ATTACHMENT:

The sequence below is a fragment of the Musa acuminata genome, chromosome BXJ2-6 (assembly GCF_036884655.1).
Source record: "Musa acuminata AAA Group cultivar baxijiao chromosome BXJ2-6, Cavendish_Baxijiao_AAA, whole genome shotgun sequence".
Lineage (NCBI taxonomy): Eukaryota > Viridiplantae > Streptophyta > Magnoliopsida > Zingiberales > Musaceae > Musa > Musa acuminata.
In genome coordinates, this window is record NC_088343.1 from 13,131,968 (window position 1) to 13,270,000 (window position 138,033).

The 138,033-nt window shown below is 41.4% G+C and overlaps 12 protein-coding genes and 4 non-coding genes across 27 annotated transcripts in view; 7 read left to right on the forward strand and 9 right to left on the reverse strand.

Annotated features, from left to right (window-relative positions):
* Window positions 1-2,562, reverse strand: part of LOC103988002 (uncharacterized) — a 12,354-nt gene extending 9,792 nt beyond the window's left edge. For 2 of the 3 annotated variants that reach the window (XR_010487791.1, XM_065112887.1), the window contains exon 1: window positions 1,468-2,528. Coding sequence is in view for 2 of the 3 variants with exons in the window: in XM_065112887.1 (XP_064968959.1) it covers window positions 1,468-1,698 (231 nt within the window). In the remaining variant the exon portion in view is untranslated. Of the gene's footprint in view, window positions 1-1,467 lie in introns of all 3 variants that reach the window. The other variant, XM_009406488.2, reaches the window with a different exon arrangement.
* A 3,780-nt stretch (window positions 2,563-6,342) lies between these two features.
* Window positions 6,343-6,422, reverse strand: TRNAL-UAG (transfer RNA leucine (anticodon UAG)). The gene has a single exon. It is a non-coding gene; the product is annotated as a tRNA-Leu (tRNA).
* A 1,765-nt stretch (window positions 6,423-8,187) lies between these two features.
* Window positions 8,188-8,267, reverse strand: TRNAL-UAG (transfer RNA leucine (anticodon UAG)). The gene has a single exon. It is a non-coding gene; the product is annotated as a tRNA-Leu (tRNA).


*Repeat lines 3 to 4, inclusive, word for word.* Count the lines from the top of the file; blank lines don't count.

Lineage (NCBI taxonomy): Eukaryota > Viridiplantae > Streptophyta > Magnoliopsida > Zingiberales > Musaceae > Musa > Musa acuminata.
In genome coordinates, this window is record NC_088343.1 from 13,131,968 (window position 1) to 13,270,000 (window position 138,033).